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Becoming My Mother

My mother was always a free spirit.

I’ve always been curious about the unknown; the things that lurk in darkness. My earliest memory is proof of this sometimes dangerous trait. When I was about 3-years-old, I spotted a beehive nestled in the crook of low-lying tree branches.

While my mother sat on the nearby porch talking with several of her friends, I could not resist picking up a stick and poking it into the hive; stirring it like it was cake batter. Within moments those bees flew straight up my dress.

I don’t know who was screaming the loudest — me, my mother, or all of the ladies on the porch — but I’d be willing to bet those screams could be heard from Atlanta to Savannah. Mom reacted with Ninja-like precision to rescue me. Why did I do it? Hell, I don’t really know. I was three. But if I had to guess, I suppose I just wanted to see what would happen. That part of my psyche hasn’t changed. But now the hives are bigger and some would say — more hazardous. Through it all, through everything, my mother is there to snatch me out of harms way whether I want her to or not. She rarely criticizes or complains about it. And though I’m sure she’d like me to believe it’s because of her refined demeanor; I know better.

My grandmother told me many stories of how my mom (who is one of seven children) was always getting into something better left alone. One of my favorite stories involves a money-making venture between my mother and her oldest brother. They concocted a plan for my uncle to gather the neighborhood kids to watch my mom climb a big tree. If the kids wanted to see Mom climb to the lowest branch, they had to pay a penny. If they wanted to see her scamper to the higher branches, the cost went up accordingly. She was the embodiment of To Kill a Mockingbird’s “Scout Finch.” So, I guess my insatiable curiosity is the result of DNA.

While my mother wanted me to learn to be strong, my Grandmother stressed the importance of being a lady. They always seemed to be at odds with each other.

My grandmother was the most elegant woman imaginable. I loved watching her style her hair into a perfect French Twist; making certain no bobby pins were visible. She taught me how to put on pantyhose without creating a run or snag. Her bedroom and clothes always smelled of perfume and powder; all the things that appeal to a little girl. When she passed away, a coat I’d gifted to her was returned to me by my youngest aunt. On the long drive home after the funeral, the smell of my grandmother’s unique scent mixed with her perfume and powder filled the car. Once home, I sealed the coat in a plastic bag to capture its smell for as long as possible.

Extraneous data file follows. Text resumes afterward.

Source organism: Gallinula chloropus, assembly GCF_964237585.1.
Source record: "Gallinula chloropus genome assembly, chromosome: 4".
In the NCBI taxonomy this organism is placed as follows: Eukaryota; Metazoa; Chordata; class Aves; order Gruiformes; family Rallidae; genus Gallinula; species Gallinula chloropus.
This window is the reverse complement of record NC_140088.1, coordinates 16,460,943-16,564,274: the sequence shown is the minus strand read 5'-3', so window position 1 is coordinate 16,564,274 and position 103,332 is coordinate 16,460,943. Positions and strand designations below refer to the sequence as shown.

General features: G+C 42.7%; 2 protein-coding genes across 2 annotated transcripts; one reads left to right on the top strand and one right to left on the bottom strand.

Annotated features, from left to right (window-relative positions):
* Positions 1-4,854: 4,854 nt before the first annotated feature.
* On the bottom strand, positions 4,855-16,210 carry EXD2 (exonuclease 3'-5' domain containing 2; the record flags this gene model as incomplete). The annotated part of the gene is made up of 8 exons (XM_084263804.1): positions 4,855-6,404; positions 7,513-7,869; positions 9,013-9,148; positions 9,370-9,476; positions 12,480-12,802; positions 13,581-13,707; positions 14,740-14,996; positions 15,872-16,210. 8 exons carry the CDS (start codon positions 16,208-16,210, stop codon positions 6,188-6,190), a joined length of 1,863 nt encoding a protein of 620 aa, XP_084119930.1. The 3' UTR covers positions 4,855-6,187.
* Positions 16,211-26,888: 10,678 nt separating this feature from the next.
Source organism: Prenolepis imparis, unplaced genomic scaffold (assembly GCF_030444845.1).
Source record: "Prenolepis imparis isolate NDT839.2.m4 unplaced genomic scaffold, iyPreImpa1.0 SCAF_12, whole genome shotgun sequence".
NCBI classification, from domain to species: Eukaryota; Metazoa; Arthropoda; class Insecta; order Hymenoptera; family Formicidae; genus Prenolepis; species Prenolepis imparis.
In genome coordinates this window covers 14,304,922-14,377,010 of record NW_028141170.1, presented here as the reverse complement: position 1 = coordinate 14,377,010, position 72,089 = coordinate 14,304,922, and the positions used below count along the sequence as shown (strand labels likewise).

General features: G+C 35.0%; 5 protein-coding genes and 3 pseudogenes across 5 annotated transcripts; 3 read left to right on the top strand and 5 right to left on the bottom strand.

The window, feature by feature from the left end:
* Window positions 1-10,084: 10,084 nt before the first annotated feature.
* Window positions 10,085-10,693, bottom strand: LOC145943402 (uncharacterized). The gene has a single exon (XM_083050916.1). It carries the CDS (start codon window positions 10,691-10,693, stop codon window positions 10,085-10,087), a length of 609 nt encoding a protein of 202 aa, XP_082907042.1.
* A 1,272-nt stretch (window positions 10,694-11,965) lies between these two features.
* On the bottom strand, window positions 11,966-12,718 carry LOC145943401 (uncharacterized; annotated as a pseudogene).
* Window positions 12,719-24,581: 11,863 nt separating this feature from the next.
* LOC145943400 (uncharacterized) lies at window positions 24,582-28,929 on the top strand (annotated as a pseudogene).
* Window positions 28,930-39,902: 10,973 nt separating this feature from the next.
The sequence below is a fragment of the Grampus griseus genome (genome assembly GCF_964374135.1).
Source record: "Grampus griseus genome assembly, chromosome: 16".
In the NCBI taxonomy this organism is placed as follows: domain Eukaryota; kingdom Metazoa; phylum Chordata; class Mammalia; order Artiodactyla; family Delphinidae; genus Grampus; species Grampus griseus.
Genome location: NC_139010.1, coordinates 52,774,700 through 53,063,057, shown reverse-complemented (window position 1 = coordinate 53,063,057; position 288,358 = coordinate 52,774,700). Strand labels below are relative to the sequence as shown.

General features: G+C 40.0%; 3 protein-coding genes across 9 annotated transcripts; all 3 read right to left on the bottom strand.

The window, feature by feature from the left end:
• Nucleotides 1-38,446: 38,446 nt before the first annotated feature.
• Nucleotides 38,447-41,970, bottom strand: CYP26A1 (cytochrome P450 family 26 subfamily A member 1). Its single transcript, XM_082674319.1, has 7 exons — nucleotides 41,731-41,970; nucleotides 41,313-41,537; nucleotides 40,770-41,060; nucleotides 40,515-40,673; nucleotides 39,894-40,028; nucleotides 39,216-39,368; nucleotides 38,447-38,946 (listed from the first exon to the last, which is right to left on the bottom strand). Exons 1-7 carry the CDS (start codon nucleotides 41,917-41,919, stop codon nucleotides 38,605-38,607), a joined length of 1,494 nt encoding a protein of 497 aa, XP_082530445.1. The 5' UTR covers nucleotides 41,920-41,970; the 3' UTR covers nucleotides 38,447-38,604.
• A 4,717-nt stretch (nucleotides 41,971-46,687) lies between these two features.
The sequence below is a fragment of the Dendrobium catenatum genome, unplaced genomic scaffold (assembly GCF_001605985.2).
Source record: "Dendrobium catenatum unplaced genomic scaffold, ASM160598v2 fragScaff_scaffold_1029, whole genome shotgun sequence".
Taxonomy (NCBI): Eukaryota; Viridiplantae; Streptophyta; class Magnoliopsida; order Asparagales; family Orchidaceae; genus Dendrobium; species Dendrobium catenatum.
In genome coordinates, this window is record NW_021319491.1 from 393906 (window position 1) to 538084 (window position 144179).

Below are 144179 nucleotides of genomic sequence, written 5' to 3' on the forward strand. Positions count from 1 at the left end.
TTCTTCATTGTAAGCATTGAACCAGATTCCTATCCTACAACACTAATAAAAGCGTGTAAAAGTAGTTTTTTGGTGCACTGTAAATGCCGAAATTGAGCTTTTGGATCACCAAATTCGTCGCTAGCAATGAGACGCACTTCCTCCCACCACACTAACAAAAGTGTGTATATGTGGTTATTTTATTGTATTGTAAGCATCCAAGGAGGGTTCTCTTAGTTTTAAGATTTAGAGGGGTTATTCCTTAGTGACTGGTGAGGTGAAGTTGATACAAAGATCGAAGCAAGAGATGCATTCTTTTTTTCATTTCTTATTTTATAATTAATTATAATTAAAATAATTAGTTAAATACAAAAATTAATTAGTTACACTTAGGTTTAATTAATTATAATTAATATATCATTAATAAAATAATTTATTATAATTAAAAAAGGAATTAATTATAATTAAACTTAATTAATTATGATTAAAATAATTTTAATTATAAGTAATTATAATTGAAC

My mother is no slouch in the lady department herself. Tall and slender, in her youth she had long black hair and bright blue eyes which contrasted beautifully against her alabaster skin. On and off during her late teens and early twenties she would model clothes in ritzy Florida boutiques. To this day, despite sometimes needing a cane, she has a majestic gait. Like my grandmother, when she walks into a room, heads turn. But she is more than beauty. She came of age during the feminist movement of the 1960’s when goals for women were changing. Instead of stifling her independent spirit, she set it free. This was a thorny move; especially in the South, where the expectation to conform was still strong. Nonetheless, my rebellious mother exchanged her dresses for bell bottomed jeans and got rid of the bobby pins to allow her hair to flow free.

And God help us, her mouth flows free too.

That mother of mine is able to size people and situations up in an instant with 99.9% accuracy. And while she keeps her opinions close to the vest publicly, she never hesitates to let me know if she believes someone is taking advantage of me. One of her biggest criticisms is that I give people who have done me wrong, too many chances for redemption. Recently, while I was facing such a dilemma she lowered the boom: “I watch you work your ass off helping people who will steal credit for your accomplishments and are out having a good time while you sweat.”

She was right and once again, my mother’s Ninja skills had come to the rescue. All of the things she learned the hard way, she warns me about in the hope that I won’t have to experience it with the severity she had to endure.

My mother is the most fearless person I know. But I don’t think I’ve always appreciated that facet of her personality. When I was growing up, she had to work, so I spent a lot of time at my grandparents home; as a result much of my ideas about life were gleaned from a distant generation. Now, I can relate to her and she has become my touchstone.

These days, her long black hair is a short and sporty silver. I see my grandmother in her mannerisms. And I hear her in my mom’s laughter. She’s more nostalgic too. What were once harsh memories have become funny ones instead.

Most women, whether we like it or not, eventually morph into a version of our mothers. In the last years of my grandmother’s life she wore slacks more often than dresses. Today, my mother shops for dresses more often than for jeans. These changes are not about fashion, it’s the result of an inner transformation and appreciation.

The other day, I heard the sound of my mother’s voice coming out of my own mouth. So, I guess I’m transforming too. But I have a long way to go before I’m the tower of strength that is my mother. Until then, in spite of her warnings, I don’t think I’ll ever be able to pass by a beehive without wanting to stir it up with a stick.

Sorry about that Mom.

Originally published at www.huffingtonpost.com on June 6, 2017.

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